"Until we have the results from the case controlled study, we can't really say how genetic susceptibility fits into the decision about tamoxifen," Ford said. "The other part is that women who test negative for genetic mutations may still be good candidates for tamoxifen. We suspect the majority of the women don't have a mutation, yet many of the younger women in the study had two first-degree relatives with breast cancer."

Study Highlights Practice Of Genetic Medicine

Meldrum agreed results of the NCI genetic study will offer a more complete picture of tamoxifen's role for patients with genetic mutations. But, he noted, in the absence of better data, knowing their genetic status is information that will assist women in making such a decision.

David Stone, managing director with Cowen & Co., in Boston, said the most important part of the study was that it showed chemoprevention is possible. Stone observed as more information comes out and more specific anti-estrogens are developed that have fewer side effects than tamoxifen, genetic testing is likely to become commonplace.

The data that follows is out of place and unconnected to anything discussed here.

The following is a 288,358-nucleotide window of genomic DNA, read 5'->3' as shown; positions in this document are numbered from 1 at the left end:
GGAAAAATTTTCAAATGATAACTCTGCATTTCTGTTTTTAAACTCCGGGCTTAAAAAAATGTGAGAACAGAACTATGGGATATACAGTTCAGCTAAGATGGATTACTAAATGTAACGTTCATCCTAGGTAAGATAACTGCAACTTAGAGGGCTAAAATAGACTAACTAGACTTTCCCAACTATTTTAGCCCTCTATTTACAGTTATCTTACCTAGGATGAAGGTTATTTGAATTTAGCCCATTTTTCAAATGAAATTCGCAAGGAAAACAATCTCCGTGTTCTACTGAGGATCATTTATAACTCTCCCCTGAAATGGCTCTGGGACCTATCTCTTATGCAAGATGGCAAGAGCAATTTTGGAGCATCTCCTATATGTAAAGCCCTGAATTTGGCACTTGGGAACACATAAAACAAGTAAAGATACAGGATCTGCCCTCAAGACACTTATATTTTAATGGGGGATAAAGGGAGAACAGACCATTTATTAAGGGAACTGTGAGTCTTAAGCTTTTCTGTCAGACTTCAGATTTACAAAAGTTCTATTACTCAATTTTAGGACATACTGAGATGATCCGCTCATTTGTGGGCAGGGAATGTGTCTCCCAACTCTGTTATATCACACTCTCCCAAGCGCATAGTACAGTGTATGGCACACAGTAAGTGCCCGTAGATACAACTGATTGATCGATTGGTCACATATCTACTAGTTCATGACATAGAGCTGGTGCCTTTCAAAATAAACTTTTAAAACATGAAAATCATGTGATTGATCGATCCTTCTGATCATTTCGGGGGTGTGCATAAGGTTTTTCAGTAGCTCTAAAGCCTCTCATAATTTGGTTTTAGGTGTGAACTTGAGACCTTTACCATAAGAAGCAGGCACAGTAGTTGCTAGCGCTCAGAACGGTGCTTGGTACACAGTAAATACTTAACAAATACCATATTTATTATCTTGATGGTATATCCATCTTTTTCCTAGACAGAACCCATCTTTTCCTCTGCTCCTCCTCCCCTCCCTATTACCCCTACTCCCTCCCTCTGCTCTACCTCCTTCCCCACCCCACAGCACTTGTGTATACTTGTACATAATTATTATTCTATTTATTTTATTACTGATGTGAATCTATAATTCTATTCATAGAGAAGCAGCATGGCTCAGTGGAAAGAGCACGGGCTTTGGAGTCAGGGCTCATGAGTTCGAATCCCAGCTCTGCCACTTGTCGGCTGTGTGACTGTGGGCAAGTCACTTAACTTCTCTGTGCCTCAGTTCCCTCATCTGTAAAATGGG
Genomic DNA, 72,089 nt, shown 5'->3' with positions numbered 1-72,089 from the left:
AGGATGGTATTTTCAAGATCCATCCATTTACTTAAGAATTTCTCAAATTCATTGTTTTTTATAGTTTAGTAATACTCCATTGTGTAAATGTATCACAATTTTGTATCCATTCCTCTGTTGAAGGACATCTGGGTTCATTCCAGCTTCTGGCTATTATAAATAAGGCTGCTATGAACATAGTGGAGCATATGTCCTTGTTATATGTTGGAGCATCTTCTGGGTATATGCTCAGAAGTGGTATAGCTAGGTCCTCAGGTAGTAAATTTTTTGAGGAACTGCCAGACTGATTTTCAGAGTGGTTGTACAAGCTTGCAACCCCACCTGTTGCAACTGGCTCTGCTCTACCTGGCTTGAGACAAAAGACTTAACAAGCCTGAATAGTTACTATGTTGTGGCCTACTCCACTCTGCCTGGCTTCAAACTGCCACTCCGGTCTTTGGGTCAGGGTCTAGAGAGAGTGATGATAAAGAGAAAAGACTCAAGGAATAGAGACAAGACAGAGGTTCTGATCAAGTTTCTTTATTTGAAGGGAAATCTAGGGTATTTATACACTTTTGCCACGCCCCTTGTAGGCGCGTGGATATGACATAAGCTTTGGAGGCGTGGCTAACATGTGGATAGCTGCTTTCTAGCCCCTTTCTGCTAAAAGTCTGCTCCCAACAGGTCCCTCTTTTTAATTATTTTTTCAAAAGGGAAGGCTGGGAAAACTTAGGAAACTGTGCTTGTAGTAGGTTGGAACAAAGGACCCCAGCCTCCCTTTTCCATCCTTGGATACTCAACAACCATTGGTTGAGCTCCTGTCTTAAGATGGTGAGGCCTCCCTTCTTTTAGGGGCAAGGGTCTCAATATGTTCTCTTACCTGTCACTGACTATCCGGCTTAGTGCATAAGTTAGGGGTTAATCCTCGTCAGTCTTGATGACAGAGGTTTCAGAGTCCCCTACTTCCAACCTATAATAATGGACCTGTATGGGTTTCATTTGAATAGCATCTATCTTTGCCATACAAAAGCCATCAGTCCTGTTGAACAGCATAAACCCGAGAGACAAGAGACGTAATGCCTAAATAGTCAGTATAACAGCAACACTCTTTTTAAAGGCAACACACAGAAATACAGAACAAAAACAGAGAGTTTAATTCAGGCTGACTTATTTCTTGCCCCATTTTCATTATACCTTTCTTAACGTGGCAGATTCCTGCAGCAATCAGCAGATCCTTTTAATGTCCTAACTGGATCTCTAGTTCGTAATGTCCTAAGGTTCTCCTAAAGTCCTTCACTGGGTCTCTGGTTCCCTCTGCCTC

"This study is an important beginning in molecular medicine," Stone said. "The trend will actually be to do genetic analysis to determine the exact therapies or chemopreventives to use."

Both Stone and Alexandre said that promise of molecular medicine will not be realized until issues surrounding genetic discrimination, privacy and health coverage are resolved.

Myriad's and OncorMed's genetic tests both run between $400 and $2700, depending on the extent of the analysis required. Both companies require that patients undergo informed consent and counseling about the risks and benefits of the test. *